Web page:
The Governor began to weep silent tears. It was a deeply upsetting sight.

“OK”, said Julian “You need to rest. There will be plenty of time to talk later”.

Pegotty seemed reluctant to talk about the fate of the Island. At first the Indigo-ites had thought she simply found the subject too painful to talk about, or that she didn’t want to discuss it in front of the Governor. Eventually they realised she was doing it to spare THEM!

“What an extraordinary woman she is“, said Adam, as he sat with Julian, watching Hillyard and Tamaz graze the goats in the monastery garden.

“She’s certainly got a lot of juice”, said Julian “She’s led them all the way here from Abbus Isle, that takes some doing”.

“But what on earth happened?” said Adam “All I can get out of her is that the Lebiccan air-buggy got wrecked trying to land in that awful storm, and that the occupants were killed”.

“The storm’s the key to all of it”, said Julian “Something came out of the llake whilst it was raging and laid waste to the Island. A few of them managed to get away in the Governor’s yacht, but that’s all we’ve been told so far”.

“And they had to abandon the yacht when it sprang a leak, and travel overland”, said Adam “If only we had known where they were!”

“I can’t believe I’m hearing this!” Kieran slammed his hand down so hard on the Arch-Pater’s desk that the ornamental ink-well nearly spilt over “For a monastery, it is one of your duties to offer refuge and sanctuary to those that need it. You’ve seen the state of those people, you can’t chuck them out. It would be inhuman!”

“They are refugees”, said the Arch-Pater, with a helpless air “Refugees from the Lebiccan government. If it were known that we were being partisan in any way …”

“And who is to know?” said Kieran, horrified to discover that a man whom he had so far respected was displaying a total lack of balls “Nobody here is going to broadcast it to the outside world …”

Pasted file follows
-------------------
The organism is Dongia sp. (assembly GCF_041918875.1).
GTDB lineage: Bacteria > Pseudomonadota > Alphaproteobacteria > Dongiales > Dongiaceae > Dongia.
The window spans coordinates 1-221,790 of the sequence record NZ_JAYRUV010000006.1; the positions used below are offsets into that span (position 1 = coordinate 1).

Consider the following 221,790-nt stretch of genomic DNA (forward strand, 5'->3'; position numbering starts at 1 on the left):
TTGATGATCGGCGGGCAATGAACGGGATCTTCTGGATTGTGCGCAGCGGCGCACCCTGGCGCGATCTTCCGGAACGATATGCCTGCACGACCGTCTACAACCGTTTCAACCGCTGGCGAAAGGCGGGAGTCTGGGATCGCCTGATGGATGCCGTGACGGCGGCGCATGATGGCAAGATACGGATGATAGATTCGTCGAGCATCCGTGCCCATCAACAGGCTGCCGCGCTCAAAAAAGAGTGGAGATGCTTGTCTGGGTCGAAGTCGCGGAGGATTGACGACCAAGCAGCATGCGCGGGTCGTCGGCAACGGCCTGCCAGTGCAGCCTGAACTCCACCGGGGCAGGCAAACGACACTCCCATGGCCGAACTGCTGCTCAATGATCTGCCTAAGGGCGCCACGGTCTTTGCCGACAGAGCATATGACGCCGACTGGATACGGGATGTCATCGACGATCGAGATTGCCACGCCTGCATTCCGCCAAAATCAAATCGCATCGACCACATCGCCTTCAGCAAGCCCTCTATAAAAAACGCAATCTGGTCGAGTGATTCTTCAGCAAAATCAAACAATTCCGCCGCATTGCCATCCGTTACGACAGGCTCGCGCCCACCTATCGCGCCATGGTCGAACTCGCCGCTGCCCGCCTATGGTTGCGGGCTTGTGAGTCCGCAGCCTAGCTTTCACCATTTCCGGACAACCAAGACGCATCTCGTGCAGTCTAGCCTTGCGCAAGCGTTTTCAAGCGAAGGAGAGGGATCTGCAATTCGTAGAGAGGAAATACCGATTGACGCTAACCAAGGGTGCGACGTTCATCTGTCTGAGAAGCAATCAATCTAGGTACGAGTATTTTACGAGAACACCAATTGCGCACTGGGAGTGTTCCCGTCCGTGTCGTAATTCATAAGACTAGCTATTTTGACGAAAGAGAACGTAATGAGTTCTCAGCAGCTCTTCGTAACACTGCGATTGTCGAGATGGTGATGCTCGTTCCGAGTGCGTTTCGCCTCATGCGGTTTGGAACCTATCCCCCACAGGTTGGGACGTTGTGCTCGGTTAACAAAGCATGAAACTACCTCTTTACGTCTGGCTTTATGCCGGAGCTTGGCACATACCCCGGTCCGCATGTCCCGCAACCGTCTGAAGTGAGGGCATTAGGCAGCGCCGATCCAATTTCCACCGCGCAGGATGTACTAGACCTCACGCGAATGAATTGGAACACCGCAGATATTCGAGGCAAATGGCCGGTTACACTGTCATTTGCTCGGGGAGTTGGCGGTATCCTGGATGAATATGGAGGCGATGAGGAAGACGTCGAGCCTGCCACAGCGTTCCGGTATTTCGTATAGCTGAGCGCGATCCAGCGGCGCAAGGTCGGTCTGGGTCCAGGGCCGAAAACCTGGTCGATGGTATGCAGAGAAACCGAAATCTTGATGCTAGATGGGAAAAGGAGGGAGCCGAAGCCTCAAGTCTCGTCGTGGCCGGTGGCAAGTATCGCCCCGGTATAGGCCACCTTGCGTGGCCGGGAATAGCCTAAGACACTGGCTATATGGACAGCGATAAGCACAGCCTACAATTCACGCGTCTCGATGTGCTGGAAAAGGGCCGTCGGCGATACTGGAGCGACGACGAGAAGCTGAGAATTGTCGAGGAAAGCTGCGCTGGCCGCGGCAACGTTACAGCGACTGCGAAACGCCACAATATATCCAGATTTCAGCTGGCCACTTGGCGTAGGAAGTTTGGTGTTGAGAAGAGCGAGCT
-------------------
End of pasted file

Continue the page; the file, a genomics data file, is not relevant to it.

“If it should get out”, said the Arch-Pater, but he got no further.

“If you throw them out now”, said Kieran “It will certainly be the death of some of them. And it would most certainly be the death of the Governor. Do you want that on your conscience … or haven’t you got a conscience?”

“There is no need to become abusive!” said the Arch-Pater “I also have everyone here to consider. If the Lebiccan government were to hear we were sheltering the islanders, they might take it upon themselves to get aggressive towards us. They are a firmly atheistic regime, we are a religious order, there are all sorts of permutations here. And if they were to find out YOU were here …”

“If it would be safer for you if I wasn’t then I’ll go”, said Kieran “And I’ll take the islanders with me. You only have to say the word. But I will say this: I think they need a period of rest and stillness first. But if that’s not possible …”

“You make life very difficult for me”, said the Arch-Pater.

Like anyone else who feels he has the moral upper hand in an argument, Kieran fleetingly felt like a hero. The moment passed when he realised just how impractical he was being. It was all very noble and generous to go offering the islanders refuge on the galleon, but even Kieran could see this was not going to work in practice. They were already bursting at the seams on the boat. There was no room for the islanders to sleep below deck, which left only topside. Not very practical if they were considering going sailing up into the Arctic regions. Kieran was left with the depressing feeling that his posturing had all been for nothing.